To the weary eyes of a northerner, having travelled hundreds of miles south through pelting snow and ice, Stockholm might as well be a paradise. Buying up as much cheap alcohol as they can afford, they'll try and find a local girl - or boy - and sing themselves stupid in some grimy bar or abandoned theatre. Often, letting their drunkenness get the better of them, they'll cause a scene in the streets and face punishment by the locals - many a hungover northerner has found himself dumped outside the gates of a township at dawn, bruised, naked and ashamed, and a few more have been tossed over the side of a bridge into the freezing water below.
 
The wealthiest townships, such as Black Crown Lane, tend to exist on the southernmost islands of the city, their buildings relatively intact and with easier access to the waterfront, whereas the poorer collectives are forced out onto the northern side where there is mainly rubble. Sometimes, however, these more desperate groups will band together and bring down a rich township entirely with violence, taking the inhabitants as slaves and gorging themselves hungrily on the much-needed food and fuel (as happened with the ill-fated township The Wolf's Pride just six months ago). As a result, they face castigation from the wealthier settlements - which, however, rarely do anything to actively stop the violence - but the spokesmen for the poorest townships insist that they're only doing what's necessary to survive, and that there wouldn't be any need for violence if the wealthy townships gave out more food.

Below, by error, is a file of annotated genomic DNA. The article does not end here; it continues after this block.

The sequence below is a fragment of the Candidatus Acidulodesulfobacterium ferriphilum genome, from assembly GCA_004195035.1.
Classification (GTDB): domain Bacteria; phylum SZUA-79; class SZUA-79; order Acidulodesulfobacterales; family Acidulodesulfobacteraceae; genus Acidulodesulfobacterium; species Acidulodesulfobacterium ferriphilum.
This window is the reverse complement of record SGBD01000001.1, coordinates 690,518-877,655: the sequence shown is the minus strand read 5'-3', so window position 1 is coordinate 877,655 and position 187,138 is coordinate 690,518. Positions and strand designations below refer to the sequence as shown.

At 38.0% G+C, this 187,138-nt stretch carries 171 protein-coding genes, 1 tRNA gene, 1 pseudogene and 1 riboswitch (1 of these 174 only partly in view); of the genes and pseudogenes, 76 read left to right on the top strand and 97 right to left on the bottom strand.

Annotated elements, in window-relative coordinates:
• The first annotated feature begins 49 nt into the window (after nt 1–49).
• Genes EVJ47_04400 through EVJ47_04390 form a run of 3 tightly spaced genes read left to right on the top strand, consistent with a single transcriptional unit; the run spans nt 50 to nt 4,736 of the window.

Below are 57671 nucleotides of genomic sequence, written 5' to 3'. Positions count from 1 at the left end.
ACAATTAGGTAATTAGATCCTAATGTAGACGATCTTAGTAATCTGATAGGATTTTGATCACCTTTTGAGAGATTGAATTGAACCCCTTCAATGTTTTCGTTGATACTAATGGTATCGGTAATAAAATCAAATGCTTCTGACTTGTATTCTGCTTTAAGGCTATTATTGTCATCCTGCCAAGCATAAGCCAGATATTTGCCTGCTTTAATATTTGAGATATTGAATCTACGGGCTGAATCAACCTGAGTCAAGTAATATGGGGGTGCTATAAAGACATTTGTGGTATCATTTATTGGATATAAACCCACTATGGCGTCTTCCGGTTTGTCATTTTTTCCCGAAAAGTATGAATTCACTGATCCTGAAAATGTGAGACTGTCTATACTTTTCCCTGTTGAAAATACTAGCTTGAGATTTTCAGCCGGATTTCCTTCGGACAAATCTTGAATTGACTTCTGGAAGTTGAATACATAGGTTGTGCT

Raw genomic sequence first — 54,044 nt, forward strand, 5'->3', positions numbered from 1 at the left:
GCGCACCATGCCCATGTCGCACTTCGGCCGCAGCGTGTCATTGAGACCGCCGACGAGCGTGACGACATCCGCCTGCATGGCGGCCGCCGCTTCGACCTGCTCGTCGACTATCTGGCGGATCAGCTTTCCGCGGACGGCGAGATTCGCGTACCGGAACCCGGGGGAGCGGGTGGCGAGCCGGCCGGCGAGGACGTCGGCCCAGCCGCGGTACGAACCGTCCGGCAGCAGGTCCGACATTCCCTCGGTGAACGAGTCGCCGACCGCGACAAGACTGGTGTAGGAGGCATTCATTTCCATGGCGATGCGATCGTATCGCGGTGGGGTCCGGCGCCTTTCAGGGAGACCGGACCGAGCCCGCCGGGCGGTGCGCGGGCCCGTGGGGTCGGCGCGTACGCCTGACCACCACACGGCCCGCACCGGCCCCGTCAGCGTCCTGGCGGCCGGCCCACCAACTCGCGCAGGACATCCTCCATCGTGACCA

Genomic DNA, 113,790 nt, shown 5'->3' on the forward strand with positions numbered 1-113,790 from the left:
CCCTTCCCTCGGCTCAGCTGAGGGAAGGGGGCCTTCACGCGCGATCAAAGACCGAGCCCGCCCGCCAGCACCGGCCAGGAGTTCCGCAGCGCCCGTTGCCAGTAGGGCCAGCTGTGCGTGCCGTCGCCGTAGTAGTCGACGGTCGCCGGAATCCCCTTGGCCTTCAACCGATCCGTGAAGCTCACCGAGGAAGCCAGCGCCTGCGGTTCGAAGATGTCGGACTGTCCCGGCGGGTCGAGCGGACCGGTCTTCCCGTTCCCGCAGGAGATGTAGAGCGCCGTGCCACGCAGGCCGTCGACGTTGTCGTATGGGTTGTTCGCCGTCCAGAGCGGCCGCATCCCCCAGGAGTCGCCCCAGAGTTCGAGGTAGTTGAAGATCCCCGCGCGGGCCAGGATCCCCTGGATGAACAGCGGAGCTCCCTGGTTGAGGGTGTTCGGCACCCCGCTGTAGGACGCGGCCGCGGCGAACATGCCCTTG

Only one place is avoided outright - the enormous, shattered Dagens Nyheter skyscraper, where the most dangerous man in the city lives - Illvatte, the walker in darkness. It is not known whether he has any purpose beyond malicious mischief - but he seems to amuse himself by taking pot-shots at locals who venture too close by with a high-powered rifle. Sometimes a man or a woman taking a short-cut too close to the tower will die in an explosion of blood - sometimes, when Illvatte is apparently in a better mood, a bullet will smack into the wall centimetres from their head. Only the children are allowed to pass by, every time they scamper through the ruins, unharmed. After an attempt by the Packhousers to flush him out ended in bloody defeat, the townships mostly stay clear of the Dagens Nyheter.
 
*LOCATIONS*
 
*The Dagens Nyheter*
 
"Ah-ha, ah-ha, so you can stand still. But can you run? Shall we find out together?"
Illvate
 
As the player approaches the ruins of the Dagens Nyheter, he hears someone speaking to him through the square's loudspeakers, telling him to stand very still. (Through dialogue) a bullet hits the ground right next to the player's ear. A second bullet slips past the player's ear, bloodying them. The third bullet must be actively dodged with a dexterity attempt.
 
Should the player pass Illvatte's little test, he can enter the building safely and take the elevator up to the top floor. There, surrounded by newspapers, Illvate squats, his sniper rifle trained out of the window.
 
Illvatte is a man with too much power, too much boredom and no moral compass. Remember that scene in The Third Man with Harry Lime, on the ferris wheel? All that talk about not caring if any of the dots below were snuffed out? Illvatte is living that dream, amusing himself by playing God and snuffing out those tiny dots below. An overweight man, who barely moves from his perch except for necessities. Illvatte is becoming a little frustrated, as adults rarely venture into his range any more...he is beginning to fear that he will have to kill a child. And killing children is Illvatte's one ethical scruple. So he wants the player to lure interesting people into his rifle range on the street. "Priests, scientists, great visionaries! Bring me someone I haven't killed before!"